Xtain,

    Your point is moot because of the fundamental nature of Trademark law – as I pointed out – is aligned with the government’s actions.

    You are still looking at the situation with far too much emphasis on the side benefits to business.

    Further, I do not buy “seems far-fetched until it happens” because the only example here IS something that is “lucky” to be on the market in the first place – the legal “poison” that it is.

    It is just NOT a matter of one policy “trumping” another as you continue to view it.

    You need to take a step back and look anew at the fundamentals.

    The distinctions you are looking at – the brand to brand information is simply far less important in the present example.

    And no, brand identification is not eradicated – but branding – the marketing aspect – is constrained.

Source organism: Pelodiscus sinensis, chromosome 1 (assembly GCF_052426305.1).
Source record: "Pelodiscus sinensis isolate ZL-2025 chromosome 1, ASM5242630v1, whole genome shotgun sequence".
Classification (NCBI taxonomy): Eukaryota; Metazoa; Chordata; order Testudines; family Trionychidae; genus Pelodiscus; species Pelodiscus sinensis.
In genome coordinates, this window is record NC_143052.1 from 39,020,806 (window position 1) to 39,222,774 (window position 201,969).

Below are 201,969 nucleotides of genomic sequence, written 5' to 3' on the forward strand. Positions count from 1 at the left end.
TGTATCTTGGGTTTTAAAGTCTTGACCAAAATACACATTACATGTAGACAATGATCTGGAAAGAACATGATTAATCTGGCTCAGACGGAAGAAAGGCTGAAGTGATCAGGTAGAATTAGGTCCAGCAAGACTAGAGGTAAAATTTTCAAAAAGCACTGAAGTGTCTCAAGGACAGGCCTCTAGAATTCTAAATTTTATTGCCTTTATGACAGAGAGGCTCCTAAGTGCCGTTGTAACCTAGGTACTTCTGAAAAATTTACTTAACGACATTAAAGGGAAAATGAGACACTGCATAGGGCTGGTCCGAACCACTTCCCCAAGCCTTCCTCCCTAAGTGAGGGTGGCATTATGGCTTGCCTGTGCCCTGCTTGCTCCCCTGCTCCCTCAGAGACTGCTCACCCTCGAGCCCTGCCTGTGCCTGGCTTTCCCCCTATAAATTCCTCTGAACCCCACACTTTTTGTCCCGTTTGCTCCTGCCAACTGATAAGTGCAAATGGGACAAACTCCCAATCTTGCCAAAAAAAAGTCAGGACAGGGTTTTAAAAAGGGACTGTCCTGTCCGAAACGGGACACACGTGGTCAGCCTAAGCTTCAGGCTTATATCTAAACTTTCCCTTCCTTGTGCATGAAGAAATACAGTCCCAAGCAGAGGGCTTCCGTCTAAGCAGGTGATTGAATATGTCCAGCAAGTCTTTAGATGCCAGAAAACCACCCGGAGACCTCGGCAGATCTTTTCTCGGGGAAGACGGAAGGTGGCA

Now, to your second reply. While you see branding as separate (and in truth, branding is merely another part of the marketing mechanism), I am talking here of the legal nexus – you may have made a distinction (in your own words one without s difference), but you have provided no other legal nexus to which to trace your views. Thus, I can only use the default of trademark law.

  27. xtian August 2, 2016 12:32 pm

    Anon – “the brand to brand information is simply far less important in the present example..”

    So say you. I say not. We are arguing about policy. You have not cited to any authority (other than general public policy statements) that allows the FDA to negate use of a lawfully registered trademark on a legally approved, heavily regulated product.

    “And no, brand identification is not eradicated – but branding – the marketing aspect – is constrained.” Again, this is a health policy related argument. You believe the public policy of curtailing branding/advertising of tobacco products outweighs the rights of the tobacco companies from advertising and marketing their brands. I do not.